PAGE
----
Japanese Demon Lore: Oni

5.0 out of 5 stars The Importance of Being Oni

Japanese Demon Lore: Oni from Ancient Times to the Present

One of the oni’s supernatural powers is shape-changing, and that is entirely  appropriate for a creature that has transformed so completely across the  centuries. From a powerful, invisible entity worshiped as a god, to one of many  of Japan’s assortment of monsters known as yokai, to the sexy and frivolous Lum  from the popular series Urusei  Yatsura, and to an emotional children’s book character in “The Red Oni who  Cried;” the oni has played many roles in Japanese society.

Noriko Reider  (Tales  of the Supernatural in Early Modern Japan) takes us on a tour of the various  masks the oni has worn over the story of Shuten Doji, and an exploration of  female oni and the morphable mountain oni called yamauba, to oni in modern manga
and anime. A few stories are looked into in detail, like the aforementioned  Shuten Doji (of which Reider supplies a full translation as an appendix), and  the legend of Sakata no Kintoki, also known as Kintaro the golden boy, who was  raised by a yamauba. Reider looks at modern anime like Spirited  Away and Inuyasha  for a modern take on oni.

I have read several of these essays before,  from the “Journal of Asian Folklore Studies.” Noriko Reider is a prolific and  interesting writer on Japanese folklore, and her works were a main resource when  I did my own MA in Japanese folklore. For “Japanese Demon Lore: Oni,” Reider has  edited and reworked her essays, adding elements here and there, for an  imminently readable study on this important Japanese figure. Even though I was  familiar with some of the information, there was still much to learn about oni.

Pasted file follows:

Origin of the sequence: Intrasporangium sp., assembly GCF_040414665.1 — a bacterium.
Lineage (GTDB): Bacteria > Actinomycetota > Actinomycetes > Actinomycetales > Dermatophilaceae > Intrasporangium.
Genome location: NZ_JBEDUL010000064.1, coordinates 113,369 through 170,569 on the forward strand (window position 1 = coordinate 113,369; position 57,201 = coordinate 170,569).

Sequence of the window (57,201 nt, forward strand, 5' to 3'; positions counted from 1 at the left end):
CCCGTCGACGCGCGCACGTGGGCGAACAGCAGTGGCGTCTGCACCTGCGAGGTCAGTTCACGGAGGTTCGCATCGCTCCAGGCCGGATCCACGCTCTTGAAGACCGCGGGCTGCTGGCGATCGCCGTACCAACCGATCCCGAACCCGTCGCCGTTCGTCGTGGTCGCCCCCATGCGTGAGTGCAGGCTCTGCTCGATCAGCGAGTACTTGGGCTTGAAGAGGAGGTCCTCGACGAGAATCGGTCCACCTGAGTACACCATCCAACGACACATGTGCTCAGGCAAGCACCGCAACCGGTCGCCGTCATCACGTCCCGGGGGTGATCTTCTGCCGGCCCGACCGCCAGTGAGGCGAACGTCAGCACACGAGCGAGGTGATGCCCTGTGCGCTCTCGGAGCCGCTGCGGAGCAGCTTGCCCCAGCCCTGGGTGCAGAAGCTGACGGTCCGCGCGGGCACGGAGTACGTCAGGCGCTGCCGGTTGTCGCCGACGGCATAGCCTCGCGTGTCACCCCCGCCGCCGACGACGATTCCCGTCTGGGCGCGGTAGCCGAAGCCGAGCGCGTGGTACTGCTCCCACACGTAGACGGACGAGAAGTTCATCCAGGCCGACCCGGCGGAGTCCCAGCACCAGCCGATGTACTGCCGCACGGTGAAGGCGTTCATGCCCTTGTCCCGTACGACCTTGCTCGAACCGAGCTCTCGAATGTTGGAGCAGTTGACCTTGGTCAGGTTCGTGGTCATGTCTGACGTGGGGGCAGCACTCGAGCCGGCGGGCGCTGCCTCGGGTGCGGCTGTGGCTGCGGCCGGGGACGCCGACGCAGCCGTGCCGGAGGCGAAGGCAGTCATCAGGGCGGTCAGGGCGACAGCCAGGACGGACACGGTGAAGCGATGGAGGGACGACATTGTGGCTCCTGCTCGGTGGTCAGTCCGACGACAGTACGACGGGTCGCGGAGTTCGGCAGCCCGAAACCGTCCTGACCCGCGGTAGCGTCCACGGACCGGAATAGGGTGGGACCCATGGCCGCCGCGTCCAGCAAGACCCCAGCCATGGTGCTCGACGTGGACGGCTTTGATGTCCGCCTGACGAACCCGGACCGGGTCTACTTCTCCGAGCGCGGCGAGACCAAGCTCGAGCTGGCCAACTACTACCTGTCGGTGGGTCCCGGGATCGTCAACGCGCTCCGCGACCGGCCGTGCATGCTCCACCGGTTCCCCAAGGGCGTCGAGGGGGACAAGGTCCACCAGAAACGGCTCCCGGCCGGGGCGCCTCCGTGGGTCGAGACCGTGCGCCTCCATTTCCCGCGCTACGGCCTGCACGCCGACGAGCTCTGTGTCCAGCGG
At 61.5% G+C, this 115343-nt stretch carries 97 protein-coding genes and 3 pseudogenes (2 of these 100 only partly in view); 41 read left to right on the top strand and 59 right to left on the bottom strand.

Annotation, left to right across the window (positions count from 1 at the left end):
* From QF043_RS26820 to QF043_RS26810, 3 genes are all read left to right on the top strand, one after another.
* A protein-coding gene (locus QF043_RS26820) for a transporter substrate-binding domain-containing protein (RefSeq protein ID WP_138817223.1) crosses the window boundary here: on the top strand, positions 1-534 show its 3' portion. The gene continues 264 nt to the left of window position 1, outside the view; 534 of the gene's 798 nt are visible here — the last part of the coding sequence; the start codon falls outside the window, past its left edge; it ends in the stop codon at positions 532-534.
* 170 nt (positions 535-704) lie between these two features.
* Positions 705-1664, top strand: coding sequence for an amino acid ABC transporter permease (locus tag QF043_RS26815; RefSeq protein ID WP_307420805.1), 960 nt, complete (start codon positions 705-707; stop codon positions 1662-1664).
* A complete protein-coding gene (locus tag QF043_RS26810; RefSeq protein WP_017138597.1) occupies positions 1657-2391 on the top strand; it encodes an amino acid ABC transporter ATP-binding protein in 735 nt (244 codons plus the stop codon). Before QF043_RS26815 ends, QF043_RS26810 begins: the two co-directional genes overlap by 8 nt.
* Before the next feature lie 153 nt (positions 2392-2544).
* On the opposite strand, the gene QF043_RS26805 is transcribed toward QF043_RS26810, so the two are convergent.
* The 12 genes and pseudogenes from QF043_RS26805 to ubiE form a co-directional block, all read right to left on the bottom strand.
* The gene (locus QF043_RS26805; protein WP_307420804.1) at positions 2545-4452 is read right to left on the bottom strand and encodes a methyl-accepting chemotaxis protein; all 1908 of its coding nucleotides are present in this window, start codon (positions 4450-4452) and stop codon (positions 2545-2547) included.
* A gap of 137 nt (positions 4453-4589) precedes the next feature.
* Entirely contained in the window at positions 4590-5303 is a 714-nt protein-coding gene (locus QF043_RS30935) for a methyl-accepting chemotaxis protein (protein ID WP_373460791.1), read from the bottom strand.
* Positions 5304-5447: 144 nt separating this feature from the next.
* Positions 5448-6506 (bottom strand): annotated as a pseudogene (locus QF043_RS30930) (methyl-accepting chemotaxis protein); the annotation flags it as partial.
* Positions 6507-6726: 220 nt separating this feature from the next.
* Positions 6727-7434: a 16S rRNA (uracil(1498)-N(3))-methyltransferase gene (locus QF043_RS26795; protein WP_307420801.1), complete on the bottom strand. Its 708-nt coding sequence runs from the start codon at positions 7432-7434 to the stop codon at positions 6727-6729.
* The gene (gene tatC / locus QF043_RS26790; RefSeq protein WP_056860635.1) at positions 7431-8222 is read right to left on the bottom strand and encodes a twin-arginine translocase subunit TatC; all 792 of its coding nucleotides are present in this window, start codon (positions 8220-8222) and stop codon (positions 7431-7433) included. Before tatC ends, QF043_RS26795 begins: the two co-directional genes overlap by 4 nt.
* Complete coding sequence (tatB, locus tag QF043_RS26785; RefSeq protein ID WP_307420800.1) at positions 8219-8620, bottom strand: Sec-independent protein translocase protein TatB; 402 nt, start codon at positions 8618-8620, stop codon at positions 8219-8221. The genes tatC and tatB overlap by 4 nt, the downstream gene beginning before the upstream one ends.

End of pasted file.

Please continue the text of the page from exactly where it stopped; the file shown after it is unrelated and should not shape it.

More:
There is history here, and interpretation. There is the oni as outsider,  and speculations on the origin of the Shuten Doji legend being a shipwrecked  Spaniard and his crew. Or metal workers in the Oe mountains. There is  sexualizing of the yamauba figure from an old hag to the voluptuous woman of  Utagawa’s prints. There is the oni as metaphor and symbol, such as the use of  oni during WWII to portray the Allies, or as a sympathetic allegory of the  outcast burakumin caste in Nakagami Kenji’s “A Tale of an Oni.” Throughout all  of Japanese history the oni has played the role required of it by Japanese  society.

“Japanese Demon Lore: Oni” is a scholarly book, and Reider  assumes readers will have a functional background in Japanese folklore. She does  not spend a lot of time on definitions of words like kami, marebito and  mononoke. She assumes readers will be familiar with Japanese folklore heroes  like Minamoto no Raiko, Kintaro, and Abe no Semei. I think you could still get  something out of “Japanese Demon Lore: Oni” without this background, but there  is more to be gained if you have a foundation.

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